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Accessway hearing hits full speed

The Woolworths NZ resource consent application hearing in Greytown was the scene of heightened emotions this week.

Independent commissioner Lindsay Daysh listened to evidence for and against an accessway development and signage to Greytown’s FreshChoice supermarket over the two-day proceedings.

Woolworths NZ has been working to get the resource consent application for the Main St and SH2 development across the line since 2015.

The 8.4m proposed accessway is deemed necessary by Woolworths NZ due to what it says is an unsafe parking configuration for big delivery vehicles, which currently must reverse into a loading dock.

The proposed development also includes new signage to improve the supermarket’s visibility to SH2 traffic.

The application has riled many local residents, 77 of whom made submissions entirely opposing it.

Those adamant the proposal should be refused cited a range of issues, most of which involved concerns about the development’s potential to compromise aspects of traffic and pedestrian safety, as well as the town’s heritage values.

Several submitters told the Times-Age they have been boycotting the supermarket in protest at the prospect and also questioned whether any accidents in the current supermarket car park have been recorded to date.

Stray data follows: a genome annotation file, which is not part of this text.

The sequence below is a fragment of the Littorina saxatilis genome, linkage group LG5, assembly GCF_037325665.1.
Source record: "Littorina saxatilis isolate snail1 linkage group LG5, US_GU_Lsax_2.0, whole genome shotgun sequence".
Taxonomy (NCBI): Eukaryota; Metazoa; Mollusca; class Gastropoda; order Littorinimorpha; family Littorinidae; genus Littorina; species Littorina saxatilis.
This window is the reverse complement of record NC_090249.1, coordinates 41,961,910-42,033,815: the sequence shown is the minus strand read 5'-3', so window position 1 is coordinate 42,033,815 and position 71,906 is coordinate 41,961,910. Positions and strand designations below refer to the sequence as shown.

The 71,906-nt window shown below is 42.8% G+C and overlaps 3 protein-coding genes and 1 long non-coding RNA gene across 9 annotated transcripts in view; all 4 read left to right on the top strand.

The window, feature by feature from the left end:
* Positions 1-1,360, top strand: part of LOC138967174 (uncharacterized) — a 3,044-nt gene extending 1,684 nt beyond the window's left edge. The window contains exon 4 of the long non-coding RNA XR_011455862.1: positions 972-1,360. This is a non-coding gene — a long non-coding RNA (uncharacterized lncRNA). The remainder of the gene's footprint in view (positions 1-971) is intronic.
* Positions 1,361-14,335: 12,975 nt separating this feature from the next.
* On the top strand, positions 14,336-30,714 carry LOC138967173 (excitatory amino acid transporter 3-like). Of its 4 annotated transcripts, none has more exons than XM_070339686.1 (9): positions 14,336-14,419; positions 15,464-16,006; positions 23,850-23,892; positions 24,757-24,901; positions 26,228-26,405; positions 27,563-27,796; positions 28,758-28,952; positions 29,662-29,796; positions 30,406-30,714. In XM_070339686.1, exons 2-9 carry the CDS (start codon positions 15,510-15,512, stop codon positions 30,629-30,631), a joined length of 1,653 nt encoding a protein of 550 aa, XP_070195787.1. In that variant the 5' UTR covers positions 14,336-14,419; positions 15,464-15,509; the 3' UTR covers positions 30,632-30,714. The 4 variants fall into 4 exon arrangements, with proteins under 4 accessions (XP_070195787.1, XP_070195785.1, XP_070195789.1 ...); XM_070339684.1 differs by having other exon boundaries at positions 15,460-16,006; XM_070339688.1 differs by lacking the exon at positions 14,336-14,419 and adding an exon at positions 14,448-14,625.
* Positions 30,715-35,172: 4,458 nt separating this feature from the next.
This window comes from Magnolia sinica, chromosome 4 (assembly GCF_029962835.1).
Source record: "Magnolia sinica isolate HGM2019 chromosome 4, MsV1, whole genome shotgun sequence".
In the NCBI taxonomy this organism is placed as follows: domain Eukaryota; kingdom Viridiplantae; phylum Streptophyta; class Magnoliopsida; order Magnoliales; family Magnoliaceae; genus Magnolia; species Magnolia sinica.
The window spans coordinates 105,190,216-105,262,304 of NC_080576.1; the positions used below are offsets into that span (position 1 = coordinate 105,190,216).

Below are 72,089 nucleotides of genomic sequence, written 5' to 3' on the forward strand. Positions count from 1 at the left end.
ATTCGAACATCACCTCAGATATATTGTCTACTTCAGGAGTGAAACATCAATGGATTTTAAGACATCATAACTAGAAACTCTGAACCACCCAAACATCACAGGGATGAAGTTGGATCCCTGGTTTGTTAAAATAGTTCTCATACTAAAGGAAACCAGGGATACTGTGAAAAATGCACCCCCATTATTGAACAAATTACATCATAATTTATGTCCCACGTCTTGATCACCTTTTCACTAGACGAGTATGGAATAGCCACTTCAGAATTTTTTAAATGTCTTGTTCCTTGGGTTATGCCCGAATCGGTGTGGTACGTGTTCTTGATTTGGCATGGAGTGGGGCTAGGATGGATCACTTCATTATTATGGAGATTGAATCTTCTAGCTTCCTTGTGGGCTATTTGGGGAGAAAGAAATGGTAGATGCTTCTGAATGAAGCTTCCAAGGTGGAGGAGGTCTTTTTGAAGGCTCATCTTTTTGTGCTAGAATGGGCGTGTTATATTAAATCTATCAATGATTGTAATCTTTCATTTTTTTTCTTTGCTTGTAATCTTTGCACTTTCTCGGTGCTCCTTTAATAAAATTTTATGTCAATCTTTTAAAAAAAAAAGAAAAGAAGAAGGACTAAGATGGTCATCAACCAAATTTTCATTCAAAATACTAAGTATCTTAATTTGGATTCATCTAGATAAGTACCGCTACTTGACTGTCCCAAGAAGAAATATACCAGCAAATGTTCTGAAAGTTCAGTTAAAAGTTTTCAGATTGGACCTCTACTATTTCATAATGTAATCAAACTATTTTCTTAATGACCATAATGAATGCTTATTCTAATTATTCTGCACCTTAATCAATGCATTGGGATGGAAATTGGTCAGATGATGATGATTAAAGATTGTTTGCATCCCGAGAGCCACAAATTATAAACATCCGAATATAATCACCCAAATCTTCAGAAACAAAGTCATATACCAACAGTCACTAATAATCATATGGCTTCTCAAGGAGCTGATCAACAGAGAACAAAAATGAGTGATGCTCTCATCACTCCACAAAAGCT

Woolworths NZ counsel Allison Arthur-Young began the hearing by reading the main points of the application, noting Woolworth’s reasons for pushing the development: “The current situation requires a complex manoeuvre of vehicles and b-train trucks reversing into the loading dock.”

Noting the proposal is consistent with the district plan, Arthur-Young said there should be “discretion and flexibility” when considering how it will be achieved: “This is not a situation which raises complex legal or planning matters.”

Arthur-Young said the accessway and associated signage have been carefully designed with respect to vehicle and pedestrian safety, as well as heritage values.

“Woolworths has carefully considered the look and size of the sign in response to concerns about it,” Arthur-Young said.

“The proposal has been designed to make sure Greytown’s heritage values are protected.”

Residents’ worries about whether the large copper beech tree facing SH2 on the development site would also be protected were canvassed too.

In previous iterations of the proposal, the tree was going to be removed, but local protests led to Woolworths NZ committing to keeping it.

Referencing submitters’ scepticism about this assurance, Daysh brought up the certificate of compliance for the tree’s removal that Woolworths NZ has requested and received.

“The applicant goes to some pains all the way through to say it is your intention to keep the tree,” Daysh said.

“Would it be fair to say that a lot of concern from submitters emanates from the fact that you applied for the certificate of compliance?” – a query that was met with wry chuckles from the seated submitters.

In response, Woolworths NZ development manager Daniel Shao said the certificate was solely a means of confirming the tree’s status.